You’re reading this journal by simple virtue of the fact that you’re connected to a source of electricity and to the internet, but it wasn’t so very long ago that people used strange things called libraries to acquire information. You can acquire knowledge by a variety of other means, of course, the most obvious being by engaging someone else in conversation and listening to what they have to say. If you require specialist knowledge on Stonehenge, the cultivation of nasturtiums, the anatomical quirks of a komodo dragon or anything else, then it stands to reason that you must consult with an expert on the matter and pay them for their services.
However, in sixteenth century Italy, one man came up with a truly ingenious and exhilarating solution that avoided the necessity of visiting the library or paying experts for consultations, while at the same time giving him unfettered access to the finest minds that the human race has produced.
Niccolo Machiavelli was a Florentine ambassador who was deeply interested in political affairs, and he acquired a profound insight into these matters by using a method he described in a letter to a friend, confessing that, after returning from a night in the tavern, he would dress himself in robes of state, then retire to his study to hold conversations with men long dead, men such as Julius Caesar, in a bid to understand more of the thinking of the ancients.
“When evening comes, I return home [from work and from the local tavern] and go to my study. On the threshold I strip naked, taking off my muddy, sweaty workday clothes, and put on the robes of court and palace, and in this graver dress I enter the courts of the ancients and am welcomed by them, and there I taste the food that alone is mine, and for which I was born. And there I make bold to speak to them and ask the motives of their actions, and they, in their humanity reply to me. And for the space of four hours I forget the world, remember no vexation, fear poverty no more, tremble no more at death; I pass indeed into their world.”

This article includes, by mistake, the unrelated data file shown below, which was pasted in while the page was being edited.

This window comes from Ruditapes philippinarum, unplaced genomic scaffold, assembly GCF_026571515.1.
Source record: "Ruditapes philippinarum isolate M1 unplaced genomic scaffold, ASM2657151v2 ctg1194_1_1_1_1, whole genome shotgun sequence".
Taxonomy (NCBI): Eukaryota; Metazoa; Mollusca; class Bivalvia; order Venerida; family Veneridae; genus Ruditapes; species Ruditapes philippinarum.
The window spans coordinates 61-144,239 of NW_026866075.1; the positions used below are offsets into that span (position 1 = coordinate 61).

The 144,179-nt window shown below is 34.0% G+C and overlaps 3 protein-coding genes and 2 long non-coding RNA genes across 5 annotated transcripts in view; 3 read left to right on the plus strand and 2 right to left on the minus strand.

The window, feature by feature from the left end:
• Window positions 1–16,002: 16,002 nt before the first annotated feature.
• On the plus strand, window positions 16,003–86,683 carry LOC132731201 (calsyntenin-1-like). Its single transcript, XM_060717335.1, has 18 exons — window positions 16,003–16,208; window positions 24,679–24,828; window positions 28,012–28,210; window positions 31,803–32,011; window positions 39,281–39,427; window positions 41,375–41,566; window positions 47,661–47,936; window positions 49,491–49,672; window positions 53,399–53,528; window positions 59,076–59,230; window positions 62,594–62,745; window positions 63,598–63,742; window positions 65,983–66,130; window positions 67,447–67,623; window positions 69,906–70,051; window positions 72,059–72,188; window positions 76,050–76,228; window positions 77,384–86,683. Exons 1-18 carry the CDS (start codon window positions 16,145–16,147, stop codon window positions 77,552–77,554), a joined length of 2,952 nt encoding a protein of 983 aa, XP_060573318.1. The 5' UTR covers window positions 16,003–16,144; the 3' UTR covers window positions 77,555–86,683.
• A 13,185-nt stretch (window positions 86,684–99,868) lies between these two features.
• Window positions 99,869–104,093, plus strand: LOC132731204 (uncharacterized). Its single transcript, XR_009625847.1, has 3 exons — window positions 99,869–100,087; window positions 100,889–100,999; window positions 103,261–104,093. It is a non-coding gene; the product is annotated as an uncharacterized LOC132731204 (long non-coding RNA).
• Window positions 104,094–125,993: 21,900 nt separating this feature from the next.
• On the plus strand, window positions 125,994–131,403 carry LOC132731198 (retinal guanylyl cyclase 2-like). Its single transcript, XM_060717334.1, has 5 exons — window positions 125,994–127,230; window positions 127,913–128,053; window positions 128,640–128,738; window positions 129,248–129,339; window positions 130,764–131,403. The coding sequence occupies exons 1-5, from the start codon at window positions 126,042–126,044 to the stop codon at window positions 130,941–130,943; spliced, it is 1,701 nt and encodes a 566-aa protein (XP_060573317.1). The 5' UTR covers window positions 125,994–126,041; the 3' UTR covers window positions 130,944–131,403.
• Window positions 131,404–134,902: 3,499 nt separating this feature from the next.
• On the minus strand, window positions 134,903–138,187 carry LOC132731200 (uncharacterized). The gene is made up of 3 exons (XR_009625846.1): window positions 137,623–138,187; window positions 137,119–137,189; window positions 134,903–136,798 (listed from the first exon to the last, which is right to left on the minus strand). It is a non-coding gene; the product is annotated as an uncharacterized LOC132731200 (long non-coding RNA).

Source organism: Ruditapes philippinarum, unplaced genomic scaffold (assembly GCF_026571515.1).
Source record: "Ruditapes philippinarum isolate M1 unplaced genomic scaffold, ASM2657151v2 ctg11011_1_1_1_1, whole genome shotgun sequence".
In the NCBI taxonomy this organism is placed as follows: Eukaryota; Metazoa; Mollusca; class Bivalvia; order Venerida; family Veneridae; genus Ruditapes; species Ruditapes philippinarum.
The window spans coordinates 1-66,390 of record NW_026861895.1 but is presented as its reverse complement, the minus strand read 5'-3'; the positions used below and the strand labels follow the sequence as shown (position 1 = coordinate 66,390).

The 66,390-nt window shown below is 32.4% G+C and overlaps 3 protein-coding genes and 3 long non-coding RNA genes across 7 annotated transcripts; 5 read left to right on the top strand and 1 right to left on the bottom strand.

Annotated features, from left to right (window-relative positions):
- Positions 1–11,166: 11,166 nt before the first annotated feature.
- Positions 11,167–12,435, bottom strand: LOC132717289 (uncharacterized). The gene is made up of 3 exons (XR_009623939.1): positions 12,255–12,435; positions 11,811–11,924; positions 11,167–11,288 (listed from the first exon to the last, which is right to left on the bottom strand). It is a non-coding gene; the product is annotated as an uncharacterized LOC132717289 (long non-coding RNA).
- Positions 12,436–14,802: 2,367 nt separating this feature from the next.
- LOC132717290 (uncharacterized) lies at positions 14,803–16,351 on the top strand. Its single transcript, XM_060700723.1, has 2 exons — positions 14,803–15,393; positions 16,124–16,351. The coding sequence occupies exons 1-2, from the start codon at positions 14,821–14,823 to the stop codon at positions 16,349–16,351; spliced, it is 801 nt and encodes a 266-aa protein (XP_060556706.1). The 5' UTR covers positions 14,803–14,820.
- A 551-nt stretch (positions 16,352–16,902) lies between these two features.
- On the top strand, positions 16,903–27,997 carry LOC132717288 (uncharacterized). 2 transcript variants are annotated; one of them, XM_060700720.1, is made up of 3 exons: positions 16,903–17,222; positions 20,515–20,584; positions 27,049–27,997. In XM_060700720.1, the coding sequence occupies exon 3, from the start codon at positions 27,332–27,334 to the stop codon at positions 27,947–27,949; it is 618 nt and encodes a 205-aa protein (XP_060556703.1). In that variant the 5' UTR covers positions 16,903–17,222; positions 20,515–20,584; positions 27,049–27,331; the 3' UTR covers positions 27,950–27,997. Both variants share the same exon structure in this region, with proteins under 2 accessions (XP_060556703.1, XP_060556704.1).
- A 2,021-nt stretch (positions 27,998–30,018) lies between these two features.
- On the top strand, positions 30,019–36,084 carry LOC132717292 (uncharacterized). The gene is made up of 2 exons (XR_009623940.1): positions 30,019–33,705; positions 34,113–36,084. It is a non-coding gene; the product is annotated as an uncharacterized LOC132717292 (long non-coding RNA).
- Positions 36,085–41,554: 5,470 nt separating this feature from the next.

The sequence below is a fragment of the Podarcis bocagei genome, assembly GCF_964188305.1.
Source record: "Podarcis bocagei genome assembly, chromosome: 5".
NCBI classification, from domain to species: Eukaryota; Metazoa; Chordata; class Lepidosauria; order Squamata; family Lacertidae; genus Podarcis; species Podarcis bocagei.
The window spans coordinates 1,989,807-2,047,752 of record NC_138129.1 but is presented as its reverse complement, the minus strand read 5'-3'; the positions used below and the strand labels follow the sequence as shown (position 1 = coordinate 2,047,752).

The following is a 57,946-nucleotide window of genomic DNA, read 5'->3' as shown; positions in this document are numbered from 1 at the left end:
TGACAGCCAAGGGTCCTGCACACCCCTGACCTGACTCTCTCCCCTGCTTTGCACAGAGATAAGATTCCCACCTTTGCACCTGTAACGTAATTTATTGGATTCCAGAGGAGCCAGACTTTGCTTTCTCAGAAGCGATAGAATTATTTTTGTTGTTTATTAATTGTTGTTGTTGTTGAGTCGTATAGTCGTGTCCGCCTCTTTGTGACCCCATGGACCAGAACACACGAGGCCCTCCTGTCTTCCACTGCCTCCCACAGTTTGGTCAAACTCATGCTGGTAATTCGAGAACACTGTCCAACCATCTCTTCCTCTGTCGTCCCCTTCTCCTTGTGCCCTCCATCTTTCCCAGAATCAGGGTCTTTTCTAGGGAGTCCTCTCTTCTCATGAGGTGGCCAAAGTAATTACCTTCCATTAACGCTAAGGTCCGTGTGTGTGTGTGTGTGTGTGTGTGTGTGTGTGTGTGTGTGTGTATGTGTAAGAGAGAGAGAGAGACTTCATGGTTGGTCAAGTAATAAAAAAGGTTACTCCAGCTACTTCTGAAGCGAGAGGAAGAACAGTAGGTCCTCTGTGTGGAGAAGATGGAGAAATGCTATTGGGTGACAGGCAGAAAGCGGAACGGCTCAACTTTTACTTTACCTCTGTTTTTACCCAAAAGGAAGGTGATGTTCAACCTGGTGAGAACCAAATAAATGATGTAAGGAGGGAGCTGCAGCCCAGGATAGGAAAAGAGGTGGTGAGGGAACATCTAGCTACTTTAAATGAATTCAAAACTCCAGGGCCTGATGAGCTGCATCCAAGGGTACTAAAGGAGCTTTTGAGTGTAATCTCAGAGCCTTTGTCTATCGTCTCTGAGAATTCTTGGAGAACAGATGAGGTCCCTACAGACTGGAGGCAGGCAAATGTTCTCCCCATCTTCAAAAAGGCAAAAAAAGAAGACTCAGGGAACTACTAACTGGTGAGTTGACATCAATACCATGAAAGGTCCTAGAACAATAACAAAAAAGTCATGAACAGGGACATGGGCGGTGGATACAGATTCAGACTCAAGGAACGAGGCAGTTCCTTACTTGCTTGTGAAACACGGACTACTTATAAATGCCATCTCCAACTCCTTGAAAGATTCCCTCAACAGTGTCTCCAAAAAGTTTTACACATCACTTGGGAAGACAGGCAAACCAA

Well, this sounds far more entertaining, satisfying and informative than using a search engine, but the truth is that Machiavelli was far from being alone in consulting supernatural entities in search of enlightenment. William Blake spoke to his dead brother as many as twelve times a day and learned a new method of copperplate engraving from the shade of his deceased sibling. Nostradamus tells us that he felt fear and trembled in the presence of a god when he made his predictions, but men have been doing such things since Saul asked the Witch of Endor to summon up the ghost of the prophet Samuel, and probably long before that.
While these matters have long fascinated me and will doubtless continue to do so, I’m not averse to the use of technology. I’ve been using a laptop and the internet for many years now, but it simply never ceases to amaze me how I can browse the internet, chat to friends on different continents and receive text and images in the blink of an eye.
It is literally magical, but it doesn’t begin to compare with Machiavelli holding court in his study with the likes of Plato and Hannibal. Instead of cherry-picking information, Machiavelli lived for a few hours each night in the world of the ancients, meaning that his personal ‘Mindscape’ was peopled with animated, living beings and adorned with marble courtyards, trickling fountains and shaded galleries.
Aside from the mental stimulation and food for thought that this scenario offered, it also gave Machiavelli a blessed release, because “…for the space of four hours I forget the world, remember no vexation, fear poverty no more, tremble no more at death…”
As Lord Byron once exultantly exclaimed “The power of thought! The magic of the mind!” So, as time progresses, you are welcome to wander with me by the dead of night in my own Mindscape, if you wish, through a region that encompasses all times, all lands and all worlds known to Man.
Dennis Price; writer, archaeologist & Ghost Finder.